|Ref: AWNS-19330524-41-1, The Sunday Morning Promenade, Sir George Grey Special Collections|
This seemingly innocuous location in the park is a globally recognised symbolic site where people can meet and freely express their views. Since 1872, all speakers have had a legal right to speak here publicly about anything, as long as no profane language is used. At its peak during the 1930s to 1970s, this site had a 'vibrant culture of direct political engagement, street theatre, heckling and debate' (from Sounds from the Park).
|Ref: AWNS-19240424-37-1, showing Marble Arch and the corner of Hyde Park, Sir George Grey Special Collections|
A search for Hyde Park in Auckland Libraries' Heritage Images database reveals a wealth of interesting and sometimes bizarre events, which have taken place at Speakers' Corner and Hyde Park in general over the year. Including:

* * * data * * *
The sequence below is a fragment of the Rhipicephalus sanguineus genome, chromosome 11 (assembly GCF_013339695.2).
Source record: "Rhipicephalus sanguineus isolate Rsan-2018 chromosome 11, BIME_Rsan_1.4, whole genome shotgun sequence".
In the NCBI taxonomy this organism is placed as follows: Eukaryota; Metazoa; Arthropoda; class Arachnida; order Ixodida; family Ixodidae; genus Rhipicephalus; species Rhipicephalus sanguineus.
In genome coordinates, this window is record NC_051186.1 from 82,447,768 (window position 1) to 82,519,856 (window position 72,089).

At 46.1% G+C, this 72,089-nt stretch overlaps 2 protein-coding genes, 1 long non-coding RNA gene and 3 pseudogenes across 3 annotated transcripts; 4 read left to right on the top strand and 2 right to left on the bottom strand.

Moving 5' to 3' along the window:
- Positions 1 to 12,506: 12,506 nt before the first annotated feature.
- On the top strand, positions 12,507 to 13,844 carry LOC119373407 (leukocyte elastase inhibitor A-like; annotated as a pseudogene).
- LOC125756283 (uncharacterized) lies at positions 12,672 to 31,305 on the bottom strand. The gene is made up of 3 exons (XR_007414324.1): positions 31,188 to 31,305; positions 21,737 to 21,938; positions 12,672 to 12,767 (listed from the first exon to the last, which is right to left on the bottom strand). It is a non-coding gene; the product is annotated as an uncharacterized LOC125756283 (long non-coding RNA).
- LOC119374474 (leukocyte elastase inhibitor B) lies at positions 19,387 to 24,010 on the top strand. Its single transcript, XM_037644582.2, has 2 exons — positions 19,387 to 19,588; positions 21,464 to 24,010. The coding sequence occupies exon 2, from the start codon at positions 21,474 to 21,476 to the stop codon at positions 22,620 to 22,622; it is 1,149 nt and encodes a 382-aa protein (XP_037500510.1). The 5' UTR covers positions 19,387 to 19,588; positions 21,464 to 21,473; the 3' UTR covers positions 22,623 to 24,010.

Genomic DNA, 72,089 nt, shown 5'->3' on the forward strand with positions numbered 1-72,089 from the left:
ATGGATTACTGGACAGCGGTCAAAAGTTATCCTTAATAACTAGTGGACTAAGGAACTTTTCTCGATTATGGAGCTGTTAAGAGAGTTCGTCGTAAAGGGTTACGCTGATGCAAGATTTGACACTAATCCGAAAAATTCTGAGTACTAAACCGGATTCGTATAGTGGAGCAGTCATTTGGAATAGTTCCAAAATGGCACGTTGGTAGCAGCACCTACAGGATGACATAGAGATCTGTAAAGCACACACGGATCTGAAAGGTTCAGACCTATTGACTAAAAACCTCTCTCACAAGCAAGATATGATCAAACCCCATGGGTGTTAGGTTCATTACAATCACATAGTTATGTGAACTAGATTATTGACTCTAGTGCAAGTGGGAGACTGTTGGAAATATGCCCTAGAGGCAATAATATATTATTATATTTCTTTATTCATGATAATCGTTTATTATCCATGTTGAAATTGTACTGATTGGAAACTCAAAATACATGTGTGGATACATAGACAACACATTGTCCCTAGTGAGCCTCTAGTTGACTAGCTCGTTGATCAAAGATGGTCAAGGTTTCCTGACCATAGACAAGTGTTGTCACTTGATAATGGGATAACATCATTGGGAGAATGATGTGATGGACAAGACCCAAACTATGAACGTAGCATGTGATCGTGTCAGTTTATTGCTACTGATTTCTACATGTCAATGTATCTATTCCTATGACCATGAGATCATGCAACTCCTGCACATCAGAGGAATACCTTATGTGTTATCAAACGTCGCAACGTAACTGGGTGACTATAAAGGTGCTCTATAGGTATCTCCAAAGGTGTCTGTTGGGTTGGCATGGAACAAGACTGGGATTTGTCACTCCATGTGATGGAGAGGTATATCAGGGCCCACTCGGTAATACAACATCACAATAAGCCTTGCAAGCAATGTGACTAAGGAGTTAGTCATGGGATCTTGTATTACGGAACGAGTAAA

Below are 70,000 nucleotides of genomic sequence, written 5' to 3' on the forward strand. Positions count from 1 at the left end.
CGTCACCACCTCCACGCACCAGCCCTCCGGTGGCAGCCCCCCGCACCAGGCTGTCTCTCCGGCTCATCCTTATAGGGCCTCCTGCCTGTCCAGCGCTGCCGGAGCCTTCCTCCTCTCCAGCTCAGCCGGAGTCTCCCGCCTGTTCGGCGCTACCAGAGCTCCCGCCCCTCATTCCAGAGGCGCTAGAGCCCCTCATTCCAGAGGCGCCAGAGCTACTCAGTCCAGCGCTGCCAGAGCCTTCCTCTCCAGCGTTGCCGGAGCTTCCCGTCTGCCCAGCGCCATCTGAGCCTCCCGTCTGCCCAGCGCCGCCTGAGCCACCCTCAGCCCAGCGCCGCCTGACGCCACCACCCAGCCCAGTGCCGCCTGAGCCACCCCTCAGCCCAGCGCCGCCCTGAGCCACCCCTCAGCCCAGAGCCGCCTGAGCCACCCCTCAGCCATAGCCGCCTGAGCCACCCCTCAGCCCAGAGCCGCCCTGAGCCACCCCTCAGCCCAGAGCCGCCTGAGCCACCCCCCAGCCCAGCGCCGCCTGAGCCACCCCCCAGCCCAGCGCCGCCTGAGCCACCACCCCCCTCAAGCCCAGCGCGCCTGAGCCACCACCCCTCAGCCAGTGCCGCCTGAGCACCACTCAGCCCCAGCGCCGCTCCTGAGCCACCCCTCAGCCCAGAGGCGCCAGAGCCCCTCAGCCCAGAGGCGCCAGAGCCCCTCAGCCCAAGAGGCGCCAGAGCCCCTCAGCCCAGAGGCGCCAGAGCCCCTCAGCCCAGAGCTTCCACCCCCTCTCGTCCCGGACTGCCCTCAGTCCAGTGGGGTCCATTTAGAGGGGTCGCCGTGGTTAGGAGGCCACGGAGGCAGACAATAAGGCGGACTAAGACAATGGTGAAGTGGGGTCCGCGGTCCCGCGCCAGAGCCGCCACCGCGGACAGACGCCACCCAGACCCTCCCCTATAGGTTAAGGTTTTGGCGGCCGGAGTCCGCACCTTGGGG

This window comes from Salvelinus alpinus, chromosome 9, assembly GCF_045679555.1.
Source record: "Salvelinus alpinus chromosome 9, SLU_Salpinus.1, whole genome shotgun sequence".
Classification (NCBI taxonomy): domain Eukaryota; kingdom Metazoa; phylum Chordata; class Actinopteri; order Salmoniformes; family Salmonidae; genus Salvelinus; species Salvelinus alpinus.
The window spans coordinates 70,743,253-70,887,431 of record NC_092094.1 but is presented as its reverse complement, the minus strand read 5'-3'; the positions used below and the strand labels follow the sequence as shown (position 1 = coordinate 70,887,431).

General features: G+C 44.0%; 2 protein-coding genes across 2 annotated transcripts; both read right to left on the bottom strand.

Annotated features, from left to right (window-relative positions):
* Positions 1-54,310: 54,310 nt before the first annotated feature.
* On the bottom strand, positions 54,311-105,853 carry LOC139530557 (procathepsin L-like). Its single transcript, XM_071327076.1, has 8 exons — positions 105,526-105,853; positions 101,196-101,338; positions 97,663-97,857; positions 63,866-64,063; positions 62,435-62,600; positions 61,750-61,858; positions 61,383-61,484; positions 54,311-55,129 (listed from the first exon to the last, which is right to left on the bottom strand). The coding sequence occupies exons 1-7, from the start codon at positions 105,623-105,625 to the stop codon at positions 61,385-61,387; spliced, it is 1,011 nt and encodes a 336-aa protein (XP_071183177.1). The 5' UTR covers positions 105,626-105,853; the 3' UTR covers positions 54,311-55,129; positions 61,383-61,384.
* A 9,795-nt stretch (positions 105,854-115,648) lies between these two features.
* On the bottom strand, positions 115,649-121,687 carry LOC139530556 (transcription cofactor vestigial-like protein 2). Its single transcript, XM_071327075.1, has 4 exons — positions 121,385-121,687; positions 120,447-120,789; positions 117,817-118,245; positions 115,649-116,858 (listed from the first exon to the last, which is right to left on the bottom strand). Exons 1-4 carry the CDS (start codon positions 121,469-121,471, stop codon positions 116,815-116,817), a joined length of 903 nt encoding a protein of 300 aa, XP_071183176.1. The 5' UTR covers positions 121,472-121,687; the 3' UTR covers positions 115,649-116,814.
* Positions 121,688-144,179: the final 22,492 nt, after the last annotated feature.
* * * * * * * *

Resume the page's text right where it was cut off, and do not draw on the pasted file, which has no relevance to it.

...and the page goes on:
- Communist organisations marching on May Day
- a group of mounted Native Americans employed by a European film company
- NZers taking part in the suffragette demonstrations
- London bus drivers on strike
- an attempt on the life of King Edward VIII
- a procession to celebrate Lord Kitchener's return from South Africa.
|Ref: AWNS-19020828-11-1, Procession for Lord Kitchener, Sir George Grey Special Collections|